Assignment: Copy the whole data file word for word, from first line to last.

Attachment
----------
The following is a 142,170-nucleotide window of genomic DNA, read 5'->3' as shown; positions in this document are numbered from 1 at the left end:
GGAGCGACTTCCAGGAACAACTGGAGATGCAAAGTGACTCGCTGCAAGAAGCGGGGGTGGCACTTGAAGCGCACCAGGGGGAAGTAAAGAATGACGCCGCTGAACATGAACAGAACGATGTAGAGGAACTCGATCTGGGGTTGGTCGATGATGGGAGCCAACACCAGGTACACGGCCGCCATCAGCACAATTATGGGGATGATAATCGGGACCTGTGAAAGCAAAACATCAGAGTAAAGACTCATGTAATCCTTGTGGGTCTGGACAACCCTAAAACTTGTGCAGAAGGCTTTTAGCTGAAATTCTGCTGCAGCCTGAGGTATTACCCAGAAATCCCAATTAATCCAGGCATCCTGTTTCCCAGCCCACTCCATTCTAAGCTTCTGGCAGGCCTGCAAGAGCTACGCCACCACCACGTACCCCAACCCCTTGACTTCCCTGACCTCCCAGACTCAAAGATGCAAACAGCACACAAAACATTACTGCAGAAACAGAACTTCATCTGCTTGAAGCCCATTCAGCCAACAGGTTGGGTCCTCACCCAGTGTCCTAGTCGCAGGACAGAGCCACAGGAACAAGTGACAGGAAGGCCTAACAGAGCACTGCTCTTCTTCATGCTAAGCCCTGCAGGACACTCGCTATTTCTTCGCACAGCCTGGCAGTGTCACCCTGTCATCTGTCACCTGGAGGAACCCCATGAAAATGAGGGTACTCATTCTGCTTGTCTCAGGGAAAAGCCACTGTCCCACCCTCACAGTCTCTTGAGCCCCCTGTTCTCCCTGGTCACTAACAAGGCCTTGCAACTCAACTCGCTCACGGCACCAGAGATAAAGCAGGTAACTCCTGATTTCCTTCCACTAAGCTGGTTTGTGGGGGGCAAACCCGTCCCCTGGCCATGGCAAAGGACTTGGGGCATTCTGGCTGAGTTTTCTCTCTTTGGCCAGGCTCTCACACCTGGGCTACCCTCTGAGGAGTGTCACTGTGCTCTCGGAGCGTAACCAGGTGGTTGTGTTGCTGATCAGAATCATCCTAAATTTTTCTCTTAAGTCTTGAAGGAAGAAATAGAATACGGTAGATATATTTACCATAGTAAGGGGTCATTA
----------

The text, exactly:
The following is a 142,170-nucleotide window of genomic DNA, read 5'->3' as shown; positions in this document are numbered from 1 at the left end:
GGAGCGACTTCCAGGAACAACTGGAGATGCAAAGTGACTCGCTGCAAGAAGCGGGGGTGGCACTTGAAGCGCACCAGGGGGAAGTAAAGAATGACGCCGCTGAACATGAACAGAACGATGTAGAGGAACTCGATCTGGGGTTGGTCGATGATGGGAGCCAACACCAGGTACACGGCCGCCATCAGCACAATTATGGGGATGATAATCGGGACCTGTGAAAGCAAAACATCAGAGTAAAGACTCATGTAATCCTTGTGGGTCTGGACAACCCTAAAACTTGTGCAGAAGGCTTTTAGCTGAAATTCTGCTGCAGCCTGAGGTATTACCCAGAAATCCCAATTAATCCAGGCATCCTGTTTCCCAGCCCACTCCATTCTAAGCTTCTGGCAGGCCTGCAAGAGCTACGCCACCACCACGTACCCCAACCCCTTGACTTCCCTGACCTCCCAGACTCAAAGATGCAAACAGCACACAAAACATTACTGCAGAAACAGAACTTCATCTGCTTGAAGCCCATTCAGCCAACAGGTTGGGTCCTCACCCAGTGTCCTAGTCGCAGGACAGAGCCACAGGAACAAGTGACAGGAAGGCCTAACAGAGCACTGCTCTTCTTCATGCTAAGCCCTGCAGGACACTCGCTATTTCTTCGCACAGCCTGGCAGTGTCACCCTGTCATCTGTCACCTGGAGGAACCCCATGAAAATGAGGGTACTCATTCTGCTTGTCTCAGGGAAAAGCCACTGTCCCACCCTCACAGTCTCTTGAGCCCCCTGTTCTCCCTGGTCACTAACAAGGCCTTGCAACTCAACTCGCTCACGGCACCAGAGATAAAGCAGGTAACTCCTGATTTCCTTCCACTAAGCTGGTTTGTGGGGGGCAAACCCGTCCCCTGGCCATGGCAAAGGACTTGGGGCATTCTGGCTGAGTTTTCTCTCTTTGGCCAGGCTCTCACACCTGGGCTACCCTCTGAGGAGTGTCACTGTGCTCTCGGAGCGTAACCAGGTGGTTGTGTTGCTGATCAGAATCATCCTAAATTTTTCTCTTAAGTCTTGAAGGAAGAAATAGAATACGGTAGATATATTTACCATAGTAAGGGGTCATTA